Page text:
Korea, Freeman, Scherzer are among the best baseball free agents
With a potential closure on the horizon, business has mostly been business as usual in the free agent market – until now.
Detroit signed on the left, Eduardo Rodriguez. Houston retained star Justin Verlander. Noah Sendergaard of the Mets went to the Angels in an expensive one-year deal.
The deadline for accepting eligible bids last week came and went, further illustrating who was heading to the open market.
It remains to be seen if the uncertainty over the next working agreement will affect off-season movements for the top players available, but there are clearly plenty of good options for teams looking to get promoted.
Here’s a look at the best baseball free agents by position. The current ages of the players are in parentheses:
Left hand start
Carlos Rodon, White Sox (28)
It’s a match between Rodon and Robbie Ray. Rodón Ray didn’t really threaten in Cy Young’s vote, but ERA was half a turn lower and he’s also younger. Ray received a qualifying offer while Rodon did not, which could make Rodon a more enticing target.
Other options: Ray has rebounded admirably from a bad 2020, but it’s no wonder for one year. He did very well in 2017 as well. Clayton Kershaw has never made a show for anyone but Dodgers, but he’s available now and at 33 he can still be effective if he’s healthy.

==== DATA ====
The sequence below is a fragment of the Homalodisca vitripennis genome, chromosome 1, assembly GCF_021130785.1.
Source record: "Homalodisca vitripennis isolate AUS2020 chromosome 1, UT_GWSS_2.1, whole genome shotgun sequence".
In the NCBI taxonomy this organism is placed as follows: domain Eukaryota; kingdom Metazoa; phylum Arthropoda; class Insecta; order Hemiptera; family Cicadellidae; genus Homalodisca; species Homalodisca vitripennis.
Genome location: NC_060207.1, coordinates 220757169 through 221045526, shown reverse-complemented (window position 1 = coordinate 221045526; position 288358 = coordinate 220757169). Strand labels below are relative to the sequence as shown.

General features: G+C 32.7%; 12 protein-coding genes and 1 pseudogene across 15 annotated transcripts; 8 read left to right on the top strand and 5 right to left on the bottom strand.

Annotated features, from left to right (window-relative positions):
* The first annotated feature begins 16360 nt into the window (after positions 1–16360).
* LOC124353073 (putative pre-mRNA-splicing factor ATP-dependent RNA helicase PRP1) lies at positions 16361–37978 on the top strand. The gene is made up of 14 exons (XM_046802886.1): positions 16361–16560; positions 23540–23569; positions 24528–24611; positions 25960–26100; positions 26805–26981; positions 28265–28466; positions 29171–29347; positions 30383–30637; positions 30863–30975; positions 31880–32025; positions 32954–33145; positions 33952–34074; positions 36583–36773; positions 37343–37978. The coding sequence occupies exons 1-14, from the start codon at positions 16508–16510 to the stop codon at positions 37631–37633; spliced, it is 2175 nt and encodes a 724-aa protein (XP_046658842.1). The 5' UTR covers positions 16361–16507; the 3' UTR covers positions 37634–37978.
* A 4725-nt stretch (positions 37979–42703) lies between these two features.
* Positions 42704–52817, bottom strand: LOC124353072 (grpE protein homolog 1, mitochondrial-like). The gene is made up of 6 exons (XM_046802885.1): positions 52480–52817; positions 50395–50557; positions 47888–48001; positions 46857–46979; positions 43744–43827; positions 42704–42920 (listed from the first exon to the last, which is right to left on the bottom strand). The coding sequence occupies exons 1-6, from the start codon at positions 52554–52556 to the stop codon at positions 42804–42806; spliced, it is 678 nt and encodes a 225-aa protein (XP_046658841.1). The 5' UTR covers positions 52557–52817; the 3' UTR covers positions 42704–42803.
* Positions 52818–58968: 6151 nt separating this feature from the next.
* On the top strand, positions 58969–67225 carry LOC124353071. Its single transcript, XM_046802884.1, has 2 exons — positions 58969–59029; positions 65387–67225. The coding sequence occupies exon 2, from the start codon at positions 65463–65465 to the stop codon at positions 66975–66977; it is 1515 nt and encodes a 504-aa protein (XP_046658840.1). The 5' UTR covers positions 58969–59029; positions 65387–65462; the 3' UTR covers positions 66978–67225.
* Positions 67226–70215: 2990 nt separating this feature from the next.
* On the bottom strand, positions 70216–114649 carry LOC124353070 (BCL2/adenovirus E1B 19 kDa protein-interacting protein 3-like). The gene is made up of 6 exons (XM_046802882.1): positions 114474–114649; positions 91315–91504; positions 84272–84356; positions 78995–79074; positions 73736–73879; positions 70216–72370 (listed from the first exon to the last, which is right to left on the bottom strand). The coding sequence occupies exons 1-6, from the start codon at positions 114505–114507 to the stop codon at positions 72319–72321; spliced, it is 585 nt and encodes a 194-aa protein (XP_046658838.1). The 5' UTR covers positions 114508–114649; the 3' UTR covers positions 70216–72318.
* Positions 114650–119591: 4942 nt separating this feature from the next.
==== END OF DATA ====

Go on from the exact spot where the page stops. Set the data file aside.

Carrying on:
Left hand bolster
Aaron Loeb, Mets (33)
The Loup went 6-0 with a 0.95 ERA in 65 games. Hit his opponents .192.
Other options: Andrew Chafin was impressive last season for both Cubs and Athletics. Tony Watson cut on walks after being traded from angels to giants.
Max Scherzer, Dodgers (37)
There are no signs yet of any major regression for Scherzer despite his advanced age. He’s had an ERA of 3.15 or lower in eight of the past nine seasons – the only time he’s been higher was in the short 2020 campaign.
Other options: Kevin Gusman did well in 2020 and looked like Cy Young’s rival this year until the second half faltered. Marcus Strowman gave the Mets 3.02 ERA through 33 starts in 2021.
Right hand armrest
Raisel Iglesias, Angels 31
Iglesias saved 34 games for Los Angeles, and things didn’t go smoothly for Cincinnati after he left. He’s saved at least 30 times in each of the past three uncut seasons.
Other options: Kenley Jansen appears to be slipping after three consecutive years with an ERA above 3.00. Then he lowered it to 2.22 this year and raised his opponents to 0.153 on average. Tampa Bay signed Colin McHugh before last season, and that alone is a good endorsement of the Savior’s potential. He went 6-1 with 1.55 ERA.
Ian Gomez, athletics (34)
There aren’t any star catchers available this year, but Gomes can save a little pop.
Other options: Roberto Perez reached 24 players in 2019, then lost under 200 in 2020 and 2021. Robinson Chirinos reached the double-digits for three consecutive seasons from 2017-2019, but has played only 71 games since then.
Freddy Freeman Braves (32)
Losing Freeman would be a major cause for the world champions, but it’s clear that the five-time All-Star and 2020 best player will come at a heavy price. Even in the first base, it is difficult to find this kind of stable production.